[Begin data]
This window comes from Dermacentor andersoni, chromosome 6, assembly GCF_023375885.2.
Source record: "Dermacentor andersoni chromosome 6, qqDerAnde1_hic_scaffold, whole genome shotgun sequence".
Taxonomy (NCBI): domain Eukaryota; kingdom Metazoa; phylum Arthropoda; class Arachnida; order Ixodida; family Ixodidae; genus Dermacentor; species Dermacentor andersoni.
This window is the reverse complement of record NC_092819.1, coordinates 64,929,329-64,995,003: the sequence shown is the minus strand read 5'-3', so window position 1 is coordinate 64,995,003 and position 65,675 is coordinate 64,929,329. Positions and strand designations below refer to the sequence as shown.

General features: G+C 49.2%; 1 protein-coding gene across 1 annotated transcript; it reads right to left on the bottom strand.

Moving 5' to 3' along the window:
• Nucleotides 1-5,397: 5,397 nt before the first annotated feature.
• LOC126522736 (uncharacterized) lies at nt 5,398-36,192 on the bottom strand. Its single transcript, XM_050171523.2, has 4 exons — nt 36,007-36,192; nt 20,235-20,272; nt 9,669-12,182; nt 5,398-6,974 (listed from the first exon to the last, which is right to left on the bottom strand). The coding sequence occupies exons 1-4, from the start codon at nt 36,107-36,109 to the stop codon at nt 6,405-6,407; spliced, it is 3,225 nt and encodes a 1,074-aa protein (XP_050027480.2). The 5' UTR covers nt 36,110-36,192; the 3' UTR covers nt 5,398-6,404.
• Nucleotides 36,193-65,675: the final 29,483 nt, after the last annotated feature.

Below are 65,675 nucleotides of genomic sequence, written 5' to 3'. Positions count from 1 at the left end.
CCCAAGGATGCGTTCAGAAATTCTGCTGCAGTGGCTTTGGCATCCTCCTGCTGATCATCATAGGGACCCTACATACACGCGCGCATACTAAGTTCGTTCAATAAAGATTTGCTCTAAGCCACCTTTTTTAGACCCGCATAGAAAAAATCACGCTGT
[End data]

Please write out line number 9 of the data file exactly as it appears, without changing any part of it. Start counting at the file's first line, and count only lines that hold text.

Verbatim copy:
• Nucleotides 36,193-65,675: the final 29,483 nt, after the last annotated feature.